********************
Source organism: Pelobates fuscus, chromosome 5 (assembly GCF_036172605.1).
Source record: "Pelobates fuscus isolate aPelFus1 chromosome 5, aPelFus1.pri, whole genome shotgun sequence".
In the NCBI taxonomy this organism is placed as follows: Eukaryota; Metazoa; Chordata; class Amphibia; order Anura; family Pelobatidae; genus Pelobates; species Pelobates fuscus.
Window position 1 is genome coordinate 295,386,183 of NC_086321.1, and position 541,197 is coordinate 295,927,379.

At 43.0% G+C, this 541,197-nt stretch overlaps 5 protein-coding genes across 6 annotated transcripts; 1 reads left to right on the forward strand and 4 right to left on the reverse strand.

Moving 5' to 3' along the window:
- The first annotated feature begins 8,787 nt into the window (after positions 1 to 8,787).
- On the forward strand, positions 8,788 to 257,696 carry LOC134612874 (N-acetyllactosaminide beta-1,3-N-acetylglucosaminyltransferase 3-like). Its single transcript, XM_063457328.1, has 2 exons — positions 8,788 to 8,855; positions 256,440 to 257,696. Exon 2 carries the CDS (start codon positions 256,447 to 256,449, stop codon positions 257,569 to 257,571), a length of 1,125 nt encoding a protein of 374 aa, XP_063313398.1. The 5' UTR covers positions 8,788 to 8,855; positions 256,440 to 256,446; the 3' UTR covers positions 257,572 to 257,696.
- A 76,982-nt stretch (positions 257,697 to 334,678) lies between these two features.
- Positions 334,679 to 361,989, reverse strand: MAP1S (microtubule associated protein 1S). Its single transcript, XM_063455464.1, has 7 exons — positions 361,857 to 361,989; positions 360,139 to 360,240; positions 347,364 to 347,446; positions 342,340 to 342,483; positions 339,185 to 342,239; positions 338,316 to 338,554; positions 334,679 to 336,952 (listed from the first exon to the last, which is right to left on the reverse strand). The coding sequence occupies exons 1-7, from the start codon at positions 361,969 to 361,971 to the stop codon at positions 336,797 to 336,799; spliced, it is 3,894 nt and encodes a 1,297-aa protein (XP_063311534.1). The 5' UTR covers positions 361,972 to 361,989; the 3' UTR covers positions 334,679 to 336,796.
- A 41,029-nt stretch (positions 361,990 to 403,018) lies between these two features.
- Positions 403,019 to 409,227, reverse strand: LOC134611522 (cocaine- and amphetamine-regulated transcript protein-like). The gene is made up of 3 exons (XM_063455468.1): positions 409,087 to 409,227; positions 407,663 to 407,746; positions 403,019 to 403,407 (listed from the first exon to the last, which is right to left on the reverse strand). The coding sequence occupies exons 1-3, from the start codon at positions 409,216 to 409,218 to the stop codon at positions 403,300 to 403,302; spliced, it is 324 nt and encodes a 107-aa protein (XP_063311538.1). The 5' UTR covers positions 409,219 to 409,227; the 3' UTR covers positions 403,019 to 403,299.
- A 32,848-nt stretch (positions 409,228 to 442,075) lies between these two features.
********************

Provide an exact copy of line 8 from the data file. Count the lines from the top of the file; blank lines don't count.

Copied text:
- On the forward strand, positions 8,788 to 257,696 carry LOC134612874 (N-acetyllactosaminide beta-1,3-N-acetylglucosaminyltransferase 3-like). Its single transcript, XM_063457328.1, has 2 exons — positions 8,788 to 8,855; positions 256,440 to 257,696. Exon 2 carries the CDS (start codon positions 256,447 to 256,449, stop codon positions 257,569 to 257,571), a length of 1,125 nt encoding a protein of 374 aa, XP_063313398.1. The 5' UTR covers positions 8,788 to 8,855; positions 256,440 to 256,446; the 3' UTR covers positions 257,572 to 257,696.